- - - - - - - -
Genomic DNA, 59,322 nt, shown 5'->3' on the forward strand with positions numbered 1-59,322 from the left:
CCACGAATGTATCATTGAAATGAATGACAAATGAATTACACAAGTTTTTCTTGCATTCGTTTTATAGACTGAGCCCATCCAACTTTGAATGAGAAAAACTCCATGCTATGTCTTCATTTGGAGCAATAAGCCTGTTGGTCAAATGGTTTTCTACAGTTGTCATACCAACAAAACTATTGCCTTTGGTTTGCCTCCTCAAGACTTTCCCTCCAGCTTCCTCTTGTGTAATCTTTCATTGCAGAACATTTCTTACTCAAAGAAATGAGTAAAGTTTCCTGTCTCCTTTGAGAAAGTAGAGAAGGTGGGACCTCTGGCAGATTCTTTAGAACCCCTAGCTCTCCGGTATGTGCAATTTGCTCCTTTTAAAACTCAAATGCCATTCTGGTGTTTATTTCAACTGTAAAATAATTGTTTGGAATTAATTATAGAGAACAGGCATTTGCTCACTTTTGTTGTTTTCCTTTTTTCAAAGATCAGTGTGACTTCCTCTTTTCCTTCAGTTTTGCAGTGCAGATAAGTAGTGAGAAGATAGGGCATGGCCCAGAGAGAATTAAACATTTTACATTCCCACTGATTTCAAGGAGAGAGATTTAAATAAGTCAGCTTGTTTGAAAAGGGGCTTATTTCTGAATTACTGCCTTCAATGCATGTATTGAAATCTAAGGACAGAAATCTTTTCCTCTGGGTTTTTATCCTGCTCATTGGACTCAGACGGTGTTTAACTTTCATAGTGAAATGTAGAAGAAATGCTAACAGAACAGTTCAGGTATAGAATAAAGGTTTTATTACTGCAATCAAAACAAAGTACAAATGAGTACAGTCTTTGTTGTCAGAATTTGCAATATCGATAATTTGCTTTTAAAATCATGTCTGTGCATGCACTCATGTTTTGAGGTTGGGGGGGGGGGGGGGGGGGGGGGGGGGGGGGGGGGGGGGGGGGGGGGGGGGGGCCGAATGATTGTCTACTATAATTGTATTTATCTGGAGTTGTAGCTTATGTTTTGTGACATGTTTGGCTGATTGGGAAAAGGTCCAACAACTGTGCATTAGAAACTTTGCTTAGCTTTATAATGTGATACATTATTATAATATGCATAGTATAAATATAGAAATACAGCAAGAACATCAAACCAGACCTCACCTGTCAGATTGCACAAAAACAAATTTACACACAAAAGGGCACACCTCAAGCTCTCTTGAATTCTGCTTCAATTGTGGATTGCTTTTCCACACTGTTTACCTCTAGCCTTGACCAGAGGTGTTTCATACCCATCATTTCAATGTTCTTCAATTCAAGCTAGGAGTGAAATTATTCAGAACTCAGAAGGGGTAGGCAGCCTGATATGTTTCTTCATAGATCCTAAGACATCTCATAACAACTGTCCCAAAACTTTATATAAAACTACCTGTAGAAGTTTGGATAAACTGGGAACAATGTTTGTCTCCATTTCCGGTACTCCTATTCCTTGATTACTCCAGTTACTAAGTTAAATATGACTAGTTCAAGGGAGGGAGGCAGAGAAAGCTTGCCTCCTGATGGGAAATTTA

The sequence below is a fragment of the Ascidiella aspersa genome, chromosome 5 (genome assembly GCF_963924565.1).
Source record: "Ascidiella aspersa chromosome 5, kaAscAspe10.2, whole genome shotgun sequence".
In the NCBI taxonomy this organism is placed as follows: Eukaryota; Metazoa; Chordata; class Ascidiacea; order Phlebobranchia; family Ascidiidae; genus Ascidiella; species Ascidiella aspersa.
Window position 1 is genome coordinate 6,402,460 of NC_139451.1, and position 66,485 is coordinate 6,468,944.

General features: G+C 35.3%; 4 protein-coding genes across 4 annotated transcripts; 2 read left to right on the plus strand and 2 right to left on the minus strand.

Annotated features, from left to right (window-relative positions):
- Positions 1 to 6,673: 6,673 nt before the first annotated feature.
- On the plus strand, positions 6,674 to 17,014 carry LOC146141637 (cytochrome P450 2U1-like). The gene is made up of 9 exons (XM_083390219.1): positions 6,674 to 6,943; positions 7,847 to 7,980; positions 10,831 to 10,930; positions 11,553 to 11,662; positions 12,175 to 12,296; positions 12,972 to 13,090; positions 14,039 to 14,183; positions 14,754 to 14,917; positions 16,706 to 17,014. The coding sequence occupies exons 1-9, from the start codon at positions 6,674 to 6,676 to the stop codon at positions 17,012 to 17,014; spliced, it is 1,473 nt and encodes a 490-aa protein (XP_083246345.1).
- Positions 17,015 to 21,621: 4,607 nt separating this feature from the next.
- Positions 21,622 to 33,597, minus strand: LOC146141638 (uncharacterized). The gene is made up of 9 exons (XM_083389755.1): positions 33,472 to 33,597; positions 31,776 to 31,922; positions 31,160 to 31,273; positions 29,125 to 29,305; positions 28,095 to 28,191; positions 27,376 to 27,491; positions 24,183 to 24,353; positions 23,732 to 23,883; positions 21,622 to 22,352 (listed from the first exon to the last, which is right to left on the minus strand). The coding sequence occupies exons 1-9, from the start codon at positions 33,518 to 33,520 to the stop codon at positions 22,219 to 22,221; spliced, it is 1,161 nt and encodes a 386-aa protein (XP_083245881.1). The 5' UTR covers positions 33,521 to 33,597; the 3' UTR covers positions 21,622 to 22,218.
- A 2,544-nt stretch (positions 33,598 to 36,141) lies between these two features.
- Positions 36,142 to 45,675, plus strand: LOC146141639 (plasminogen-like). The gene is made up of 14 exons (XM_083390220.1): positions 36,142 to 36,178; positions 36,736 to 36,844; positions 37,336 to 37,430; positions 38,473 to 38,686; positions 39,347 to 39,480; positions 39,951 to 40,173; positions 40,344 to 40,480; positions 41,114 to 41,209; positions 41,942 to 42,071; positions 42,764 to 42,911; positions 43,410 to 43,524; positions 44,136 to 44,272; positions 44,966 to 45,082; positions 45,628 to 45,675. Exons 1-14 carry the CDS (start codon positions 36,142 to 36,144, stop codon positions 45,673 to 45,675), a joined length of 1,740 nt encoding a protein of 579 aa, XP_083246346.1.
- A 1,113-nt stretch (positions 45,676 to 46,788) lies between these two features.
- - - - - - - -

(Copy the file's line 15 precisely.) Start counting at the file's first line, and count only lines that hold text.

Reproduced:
- A 1,113-nt stretch (positions 45,676 to 46,788) lies between these two features.